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$17 Salads Could Follow Amazon to Northern Virginia

How the HQ2 announcement will affect restaurants

Amazon Chooses Long Island City In Queens, NYC And Crystal City In Arlington, Virginia For Their New Headquarters
A man walks near a tarp draped at the 1851 S. Bell Street building in the Crystal City on Tuesday, when Amazon announced it would split half of its second headquarters in the Arlington, Virginia, neighborhood.
Mark Wilson/Getty Images

Amazon’s announcement yesterday that it will bring half of its coveted second headquarters to Northern Virginia will have a huge effect on Washington’s restaurant industry, altering everything from the cost of living expenses and the length of commutes for workers to who will be able to capitalize on feeding the 25,000 well-paid workers expected to arrive by 2030.

Here’s a look at a few of the ways Amazon is expected to change the makeup of the area for the D.C. dining scene.

Cost of living for workers

Washington City Paper reporter Laura Hayes shared the reaction yesterday from D.C. Council member Anita Bonds, who was worried about workers in the District suffering from a domino effect on rent prices.

The headline of an article about the residential real estate market from Washington Business Journal declares, “It’s going to get worse.WBJ says that the pre-existing challenges in the market, including demand exceeding supply, rapidly escalating prices, and fierce competition, will all be exacerbated by the influx Amazon employees expected to earn an average of $150,000 per year. That means homebuyers will increasingly feel pressured to pay in cash and rush through inspections. WBJ cites Attom Data Solutions, which studies real estate, in calculating that a person needs to make about $178,000 per year to afford a median-priced house in Arlington.

Uptick in restaurant traffic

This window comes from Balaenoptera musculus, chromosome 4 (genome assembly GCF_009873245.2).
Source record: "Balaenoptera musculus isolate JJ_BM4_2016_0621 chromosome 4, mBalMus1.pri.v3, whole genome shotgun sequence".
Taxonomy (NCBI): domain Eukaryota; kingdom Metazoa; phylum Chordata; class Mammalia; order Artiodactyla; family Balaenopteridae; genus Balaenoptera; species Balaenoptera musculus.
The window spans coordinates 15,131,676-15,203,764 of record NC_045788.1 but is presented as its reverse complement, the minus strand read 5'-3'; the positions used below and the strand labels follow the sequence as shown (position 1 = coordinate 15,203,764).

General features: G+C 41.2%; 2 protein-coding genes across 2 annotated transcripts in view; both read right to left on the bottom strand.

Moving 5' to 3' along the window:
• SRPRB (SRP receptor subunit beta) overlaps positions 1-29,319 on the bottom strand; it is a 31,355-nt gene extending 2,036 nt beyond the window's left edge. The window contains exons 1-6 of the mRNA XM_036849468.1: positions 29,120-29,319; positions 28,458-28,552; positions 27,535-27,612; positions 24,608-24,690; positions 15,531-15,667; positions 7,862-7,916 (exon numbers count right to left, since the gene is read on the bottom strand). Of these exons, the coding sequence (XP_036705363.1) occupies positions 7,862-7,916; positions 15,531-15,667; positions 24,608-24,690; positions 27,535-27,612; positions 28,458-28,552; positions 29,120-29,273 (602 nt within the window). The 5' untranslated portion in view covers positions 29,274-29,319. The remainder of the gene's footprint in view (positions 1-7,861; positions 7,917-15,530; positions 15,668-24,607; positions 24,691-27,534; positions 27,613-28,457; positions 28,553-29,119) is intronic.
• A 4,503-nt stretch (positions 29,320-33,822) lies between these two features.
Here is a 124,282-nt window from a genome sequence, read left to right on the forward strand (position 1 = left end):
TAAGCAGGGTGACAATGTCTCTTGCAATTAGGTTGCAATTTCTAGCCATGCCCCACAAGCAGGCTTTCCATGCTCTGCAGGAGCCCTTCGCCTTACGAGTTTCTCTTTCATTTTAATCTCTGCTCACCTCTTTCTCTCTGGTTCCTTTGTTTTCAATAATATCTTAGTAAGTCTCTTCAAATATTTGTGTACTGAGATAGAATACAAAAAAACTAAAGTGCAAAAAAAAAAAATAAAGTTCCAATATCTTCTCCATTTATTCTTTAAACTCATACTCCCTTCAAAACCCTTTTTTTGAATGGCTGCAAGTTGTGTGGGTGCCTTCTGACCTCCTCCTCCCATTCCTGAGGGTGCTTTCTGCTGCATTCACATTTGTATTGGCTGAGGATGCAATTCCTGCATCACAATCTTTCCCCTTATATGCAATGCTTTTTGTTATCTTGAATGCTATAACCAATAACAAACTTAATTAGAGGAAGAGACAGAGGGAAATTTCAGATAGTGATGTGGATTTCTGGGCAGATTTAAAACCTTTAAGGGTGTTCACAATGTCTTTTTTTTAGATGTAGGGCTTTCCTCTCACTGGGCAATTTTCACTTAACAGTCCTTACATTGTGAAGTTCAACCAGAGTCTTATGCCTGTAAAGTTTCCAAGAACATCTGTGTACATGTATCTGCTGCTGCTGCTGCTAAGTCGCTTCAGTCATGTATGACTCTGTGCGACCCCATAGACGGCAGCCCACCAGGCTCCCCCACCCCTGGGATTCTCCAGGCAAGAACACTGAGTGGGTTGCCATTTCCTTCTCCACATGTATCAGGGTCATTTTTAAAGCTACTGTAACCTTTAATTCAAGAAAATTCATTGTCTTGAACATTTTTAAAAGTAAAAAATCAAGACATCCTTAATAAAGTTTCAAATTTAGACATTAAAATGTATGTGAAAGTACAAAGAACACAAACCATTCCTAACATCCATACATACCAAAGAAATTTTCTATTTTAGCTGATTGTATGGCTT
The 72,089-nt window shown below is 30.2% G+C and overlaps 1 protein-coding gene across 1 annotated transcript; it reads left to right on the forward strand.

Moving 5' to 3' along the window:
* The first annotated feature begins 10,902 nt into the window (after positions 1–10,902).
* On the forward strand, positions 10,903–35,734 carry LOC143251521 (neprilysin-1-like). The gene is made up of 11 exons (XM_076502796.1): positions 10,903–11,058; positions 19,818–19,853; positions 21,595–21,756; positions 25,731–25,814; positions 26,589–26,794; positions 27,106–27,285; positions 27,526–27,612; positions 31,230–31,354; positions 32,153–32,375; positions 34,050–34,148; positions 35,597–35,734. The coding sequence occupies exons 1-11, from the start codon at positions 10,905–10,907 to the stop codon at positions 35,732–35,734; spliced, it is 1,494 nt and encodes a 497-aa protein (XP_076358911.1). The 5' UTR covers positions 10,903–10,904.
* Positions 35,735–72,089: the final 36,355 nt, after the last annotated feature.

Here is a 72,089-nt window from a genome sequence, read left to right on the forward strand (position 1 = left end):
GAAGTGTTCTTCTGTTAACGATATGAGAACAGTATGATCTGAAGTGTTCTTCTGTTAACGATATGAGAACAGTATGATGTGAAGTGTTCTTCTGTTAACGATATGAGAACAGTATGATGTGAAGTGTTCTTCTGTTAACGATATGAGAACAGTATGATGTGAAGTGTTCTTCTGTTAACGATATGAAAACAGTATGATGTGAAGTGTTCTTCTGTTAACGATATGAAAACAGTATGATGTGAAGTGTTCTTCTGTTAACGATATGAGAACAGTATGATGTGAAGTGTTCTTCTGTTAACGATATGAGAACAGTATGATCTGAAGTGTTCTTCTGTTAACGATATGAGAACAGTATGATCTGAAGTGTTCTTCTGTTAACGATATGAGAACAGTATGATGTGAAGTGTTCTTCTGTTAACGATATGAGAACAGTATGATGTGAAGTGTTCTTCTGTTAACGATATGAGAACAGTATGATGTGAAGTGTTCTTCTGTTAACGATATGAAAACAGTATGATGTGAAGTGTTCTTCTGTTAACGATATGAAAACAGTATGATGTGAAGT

Some restaurant owners are excited for an area that’s otherwise know for drab government buildings and unexciting nightlife. According to the Washington Post’s report, HQ2 promises $2.5 billion in capital investments and $3.2 billion in net tax revenue over the next two decades.

Billy Bayne owns the neighborhood’s obligatory airport-adjacent strip club, Crystal City Restaurant Gentlemen’s Club. He told the Post people had been calling to congratulate him, and, “Whatever [Amazon owner] Jeff Bezos wants is fine with me.” Crystal City Sports Pub owner Art Dougherty told WBJ he’d been praying for Amazon’s arrival, and the influx of workers will help an area that’s seen other companies move out for years.

Washingtonian spoke to a food writer in Seattle to see how Amazon’s growth has affected the dining scene there. One takeaway was that lunch and happy hour business have become huge. Another was that Amazon likes to recruit hip restaurants to open locations near its campuses, leading the magazine to make the bold speculation that places of local renown like Bad Saint, Maydan, or Rose’s Luxury could be convinced to open a new property in the heavily corporate area.

Cost of food

Jessica Voelker, the Seattle food writer and former Washingtonian food editor, summed up Amazon’s effect on restaurants in its Pacific Northwest hub:

“Being over in that area, you’re going to expect to spend like $14 to $17 on a salad or tacos,” Voelker says. “And I think they know that they can charge that much.”

The name of the neighborhood

One of the most discombobulating parts about the HQ2 announcement has been hearing that it will set up shop in an area Amazon is calling “National Landing”, which until now hasn’t existed. That’s also led to some misinformation that Amazon has rebranded Crystal City, which isn’t quite true. As Washingtonian explains here, officials from Arlington and Alexandria came up with the new moniker to cover a swath of land that joins three different Virginia neighborhoods: Crystal City, Potomac Yards, and Pentagon City.

Will anyone around the Beltway actually say “National Landing” with a straight face? Time will tell. DCist had some fun with the newly-branded area, coming up with National Landing slogans such as, “National Landing: Your Friends Still Won’t Visit You In Arlington.”